A national survey conducted on behalf of the Australian Government has found that Muslims are the most fearful section of the Australian community.
The survey, part of an Australian Research Council (ARC) Safeguarding Australia grant, showed that Australian Muslims, who make up just 1.5 per cent of the Australian population, are “afraid of being in the city, in their neighbourhood, or in any public place, particularly after 9/11.”
According to Professor Mark Balnaves, Chair of New Media at Edith Cowan University in Western Australia and a member of the research team, one consequence of this fear has been for Muslim communities to lose trust in local Australian media, turning towards alternative media, such as Al Manar.
The survey was developed to help the Australian Government develop policies to assist communities that are in fear and interviewed 750 participants in urban, regional and rural areas of Australia.
“People need to feel safe if we are to have a healthy society. Australians, generally, and perhaps not surprisingly, are feeling far less safe after 9/11,” Professor Balnaves said.
As part of the survey researchers developed a “fear scale” to measure the effect of fear on behaviour with a score of 90 meaning people would not leave the house.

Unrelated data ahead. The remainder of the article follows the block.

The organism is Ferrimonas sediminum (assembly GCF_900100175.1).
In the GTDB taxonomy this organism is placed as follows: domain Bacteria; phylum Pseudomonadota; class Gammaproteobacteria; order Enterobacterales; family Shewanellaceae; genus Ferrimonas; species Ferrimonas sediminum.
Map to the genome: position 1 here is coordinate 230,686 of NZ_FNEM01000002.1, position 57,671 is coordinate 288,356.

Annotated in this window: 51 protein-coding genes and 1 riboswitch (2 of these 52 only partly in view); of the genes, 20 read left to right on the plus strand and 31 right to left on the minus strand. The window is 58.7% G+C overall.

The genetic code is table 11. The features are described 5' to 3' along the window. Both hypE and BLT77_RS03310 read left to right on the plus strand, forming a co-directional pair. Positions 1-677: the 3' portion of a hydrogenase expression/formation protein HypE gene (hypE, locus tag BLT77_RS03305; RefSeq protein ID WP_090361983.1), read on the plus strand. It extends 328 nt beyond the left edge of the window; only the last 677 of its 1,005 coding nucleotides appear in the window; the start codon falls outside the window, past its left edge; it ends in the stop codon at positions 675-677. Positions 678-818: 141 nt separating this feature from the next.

The average score for the population was 21, but the Muslim community scored well over 40.
According to the results of the survey 67.2 per cent of the Muslim community felt they where negatively portrayed by the Australian media, compared to only 19 per cent of the broader community.
According to Professor Balnaves, people must be wary of the power that fear has over them. “Fear can be important in motivating us to protect ourselves, but it can also lead to social isolation and psychological damage.”
The results were released as part of National Science Week running in Canberra.
Feature photo Mohamad Hisyam Mohamad Saman
He has spent extensive periods of time working in Africa and throughout Southeast Asia, with stints in the Middle East, the USA, and England.
He has covered major world events including Operation Desert Shield/ Storm, the 1991 pillage in Zaire, the 1994 Rwanda genocide, the 1999 East Timor independence unrest, the 2004 Asian tsunami, and the 2009, 2010, and 2014 Bangkok political protests.
In 1995 he was a Walkley Award finalist, the highest awards in Australian journalism, for his coverage of the 1995 Zaire (now Democratic Republic of Congo) Ebola outbreak.
Most recently he was the Thailand editor/ managing editor of AEC News Today . Prior to that he was the deputy editor and Thailand and Greater Mekong Sub-region editor for The Establishment Post, predecessor of Asean Today.
In the mid-80s and early 90s he owned JLF Promotions, the largest above and below the line marketing and PR firm servicing the high-technology industry in Australia. It was sold in 1995.
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